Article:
A shoot shall sprout from the stump of Jesse, and from his roots a bud shall blossom. The spirit of the Lord shall rest upon him.
— Isaiah 11:1-2a
Our salvation comes from something small, tender, and vulnerable, something hardly noticeable. God, who is the Creator of the Universe, comes to us in smallness, weakness, and hiddenness.
I find this a hopeful message. Somehow, I keep expecting loud and impressive events to convince me and others of God’s saving power; but over and over again I am reminded that spectacles, power plays, and big events are the ways of the world. Our temptation is to be distracted by them and made blind to the “shoot that shall sprout from the stump.”
When I have no eyes for the small signs of God’s presence – the smile of a baby, the carefree play of children, the words of encouragement and gestures of love offered by friends – I will always remain tempted to despair.
The small child of Bethlehem, the unknown young man of Nazareth, the rejected preacher, the naked man on the cross, he asks for my full attention. The work of our salvation takes place in the midst of a world that continues to shout, scream, and overwhelm us with its claims and promises. But the promise is hidden in the shoot that sprouts from the stump, a shoot that hardly anyone notices.
— Henri Nouwen from Gracias: A Latin American Journal
He who has come to men
dwells where we cannot tell
nor sight reveal him,
until the hour has struck
when the small heart does break
with hunger for him;
those who do merit least,
those whom no tongue does praise
the first to know him,
and on the face of the earth
the poorest village street
blossoming for him.
~Jane Tyson Clement from Watch for the Light
I see buds so subtle
they know, though fat, that this is no time to bloom.
~John Updike from “December, Outdoors”
Our local grocery store garden center will soon do a brisk business selling buds. There is no market for the subtlety of potential.
After Christmas, overnight, unsold poinsettias and fresh evergreen wreaths are hauled away with the oddly shaped and drying Christmas trees to make way for containers of unbearably cheerful primroses and early forced narcissus and hyacinth plants. Just a week into winter, spring is right in our faces as we wheel past with the grocery cart, a seductive lure to effectively skip a whole season of restorative quiet. Color and fragrance and lush blooms are handed to us without taking a breather and simply waiting a couple months for them.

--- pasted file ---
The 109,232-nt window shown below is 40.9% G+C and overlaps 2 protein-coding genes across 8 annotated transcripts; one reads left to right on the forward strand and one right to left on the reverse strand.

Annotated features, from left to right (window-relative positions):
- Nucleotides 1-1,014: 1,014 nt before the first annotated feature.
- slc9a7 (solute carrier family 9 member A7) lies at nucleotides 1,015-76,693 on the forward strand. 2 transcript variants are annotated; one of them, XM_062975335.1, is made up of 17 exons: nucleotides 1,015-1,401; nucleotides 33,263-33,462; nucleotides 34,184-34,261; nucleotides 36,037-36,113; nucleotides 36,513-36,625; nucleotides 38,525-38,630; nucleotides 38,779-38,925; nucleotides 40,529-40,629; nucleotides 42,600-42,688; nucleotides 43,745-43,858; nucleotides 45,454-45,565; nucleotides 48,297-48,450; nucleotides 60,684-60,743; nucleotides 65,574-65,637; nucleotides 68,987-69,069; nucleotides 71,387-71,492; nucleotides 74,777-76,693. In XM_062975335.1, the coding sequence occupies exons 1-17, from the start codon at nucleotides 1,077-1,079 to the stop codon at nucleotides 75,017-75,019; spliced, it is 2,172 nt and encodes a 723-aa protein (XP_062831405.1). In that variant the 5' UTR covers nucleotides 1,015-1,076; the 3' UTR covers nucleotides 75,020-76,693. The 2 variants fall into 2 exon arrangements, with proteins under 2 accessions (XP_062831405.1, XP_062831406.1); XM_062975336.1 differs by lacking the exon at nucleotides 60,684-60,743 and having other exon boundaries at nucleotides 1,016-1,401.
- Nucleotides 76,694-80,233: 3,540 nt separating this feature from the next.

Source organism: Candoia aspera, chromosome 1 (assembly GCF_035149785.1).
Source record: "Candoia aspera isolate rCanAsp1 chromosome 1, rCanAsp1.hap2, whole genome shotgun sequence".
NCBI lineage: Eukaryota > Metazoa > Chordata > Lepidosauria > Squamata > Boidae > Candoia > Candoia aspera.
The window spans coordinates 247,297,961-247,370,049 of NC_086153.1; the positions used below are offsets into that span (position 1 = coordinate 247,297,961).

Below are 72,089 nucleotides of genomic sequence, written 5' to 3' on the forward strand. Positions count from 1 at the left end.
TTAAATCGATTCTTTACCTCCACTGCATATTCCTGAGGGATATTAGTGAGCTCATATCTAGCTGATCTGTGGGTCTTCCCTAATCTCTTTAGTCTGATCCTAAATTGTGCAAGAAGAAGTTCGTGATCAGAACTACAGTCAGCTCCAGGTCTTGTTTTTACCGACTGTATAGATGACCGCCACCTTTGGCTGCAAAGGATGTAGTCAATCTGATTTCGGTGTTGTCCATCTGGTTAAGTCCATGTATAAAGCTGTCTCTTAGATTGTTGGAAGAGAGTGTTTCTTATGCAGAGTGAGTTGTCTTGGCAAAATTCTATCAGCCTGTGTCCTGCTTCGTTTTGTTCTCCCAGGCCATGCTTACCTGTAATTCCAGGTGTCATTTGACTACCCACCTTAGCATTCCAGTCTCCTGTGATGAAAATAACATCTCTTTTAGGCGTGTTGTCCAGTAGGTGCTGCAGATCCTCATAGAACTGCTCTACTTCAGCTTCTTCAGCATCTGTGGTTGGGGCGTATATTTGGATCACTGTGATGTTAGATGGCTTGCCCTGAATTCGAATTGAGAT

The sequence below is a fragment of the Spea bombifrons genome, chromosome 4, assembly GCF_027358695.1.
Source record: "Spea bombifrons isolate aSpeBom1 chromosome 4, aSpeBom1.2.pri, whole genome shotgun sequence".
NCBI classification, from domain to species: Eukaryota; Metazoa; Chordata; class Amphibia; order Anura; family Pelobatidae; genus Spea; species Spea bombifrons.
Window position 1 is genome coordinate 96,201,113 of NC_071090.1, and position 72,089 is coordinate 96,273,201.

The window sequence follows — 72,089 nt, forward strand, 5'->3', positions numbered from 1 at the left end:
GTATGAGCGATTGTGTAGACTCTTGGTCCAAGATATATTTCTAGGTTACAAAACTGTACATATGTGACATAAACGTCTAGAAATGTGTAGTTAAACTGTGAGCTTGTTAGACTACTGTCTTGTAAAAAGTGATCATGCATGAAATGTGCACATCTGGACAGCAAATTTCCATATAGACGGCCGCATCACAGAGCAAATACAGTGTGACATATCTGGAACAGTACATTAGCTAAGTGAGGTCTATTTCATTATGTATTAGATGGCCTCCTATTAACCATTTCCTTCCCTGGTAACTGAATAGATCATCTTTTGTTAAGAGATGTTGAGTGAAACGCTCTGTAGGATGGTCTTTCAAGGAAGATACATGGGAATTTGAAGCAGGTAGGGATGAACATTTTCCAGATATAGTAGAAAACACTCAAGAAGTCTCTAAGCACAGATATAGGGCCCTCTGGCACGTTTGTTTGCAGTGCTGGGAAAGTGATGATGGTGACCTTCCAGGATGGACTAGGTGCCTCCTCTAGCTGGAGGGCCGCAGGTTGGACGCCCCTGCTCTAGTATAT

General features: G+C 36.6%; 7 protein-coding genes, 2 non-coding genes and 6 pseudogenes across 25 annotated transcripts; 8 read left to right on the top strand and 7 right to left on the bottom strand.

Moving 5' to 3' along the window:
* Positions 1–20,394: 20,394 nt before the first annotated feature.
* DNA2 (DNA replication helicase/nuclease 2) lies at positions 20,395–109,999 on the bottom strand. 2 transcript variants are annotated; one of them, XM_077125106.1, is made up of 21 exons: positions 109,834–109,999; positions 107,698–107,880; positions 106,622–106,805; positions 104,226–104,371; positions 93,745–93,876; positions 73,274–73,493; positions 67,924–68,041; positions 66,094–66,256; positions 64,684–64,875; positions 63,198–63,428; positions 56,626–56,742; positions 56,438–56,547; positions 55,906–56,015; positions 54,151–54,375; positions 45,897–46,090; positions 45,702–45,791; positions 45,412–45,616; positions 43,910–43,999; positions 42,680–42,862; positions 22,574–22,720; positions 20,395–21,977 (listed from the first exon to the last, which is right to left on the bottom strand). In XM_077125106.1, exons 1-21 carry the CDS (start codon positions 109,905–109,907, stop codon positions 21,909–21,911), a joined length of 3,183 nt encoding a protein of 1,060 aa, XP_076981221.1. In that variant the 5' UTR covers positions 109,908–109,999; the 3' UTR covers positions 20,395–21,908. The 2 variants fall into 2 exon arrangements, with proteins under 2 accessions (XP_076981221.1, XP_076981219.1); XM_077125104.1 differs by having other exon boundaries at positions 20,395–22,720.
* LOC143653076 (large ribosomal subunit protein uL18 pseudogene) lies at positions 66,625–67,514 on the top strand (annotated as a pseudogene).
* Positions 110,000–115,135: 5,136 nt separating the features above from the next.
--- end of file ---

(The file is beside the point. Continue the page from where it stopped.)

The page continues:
Dormant plants and hibernating animals have the right idea this time of year. Rather than slogging daily through the daily burden of mud, skittering precariously across icy pavement or reaching up out of snow drifts, they are staying busy taking a break. Well fed and pregnant with potential, they remain alive and well beneath a facade of sleep. Come out too early and risk frostbite.
It’s no time to bloom right now — being a bud is exactly what is needed, out of season blossoms need not apply.
We can stay busy swelling with potential and dream dreams of the glorious growth to come.
Lo, how a Rose e’er blooming from tender stem hath sprung!
Of Jesse’s lineage coming, as men of old have sung.
It came, a floweret bright, amid the cold of winter,
When half spent was the night.
Isaiah ’twas foretold it, the Rose I have in mind;
With Mary we behold it, the virgin mother kind.
To show God’s love aright, she bore to men a Savior,
When half spent was the night.
The shepherds heard the story proclaimed by angels bright,
How Christ, the Lord of glory was born on earth this night.
To Bethlehem they sped and in the manger found Him,
As angel heralds said.
This Flower, whose fragrance tender with sweetness fills the air,
Dispels with glorious splendor the darkness everywhere;
True Man, yet very God, from sin and death He saves us,
And lightens every load.
O Savior, Child of Mary, who felt our human woe,
O Savior, King of glory, who dost our weakness know;
Bring us at length we pray, to the bright courts of Heaven,
And to the endless day!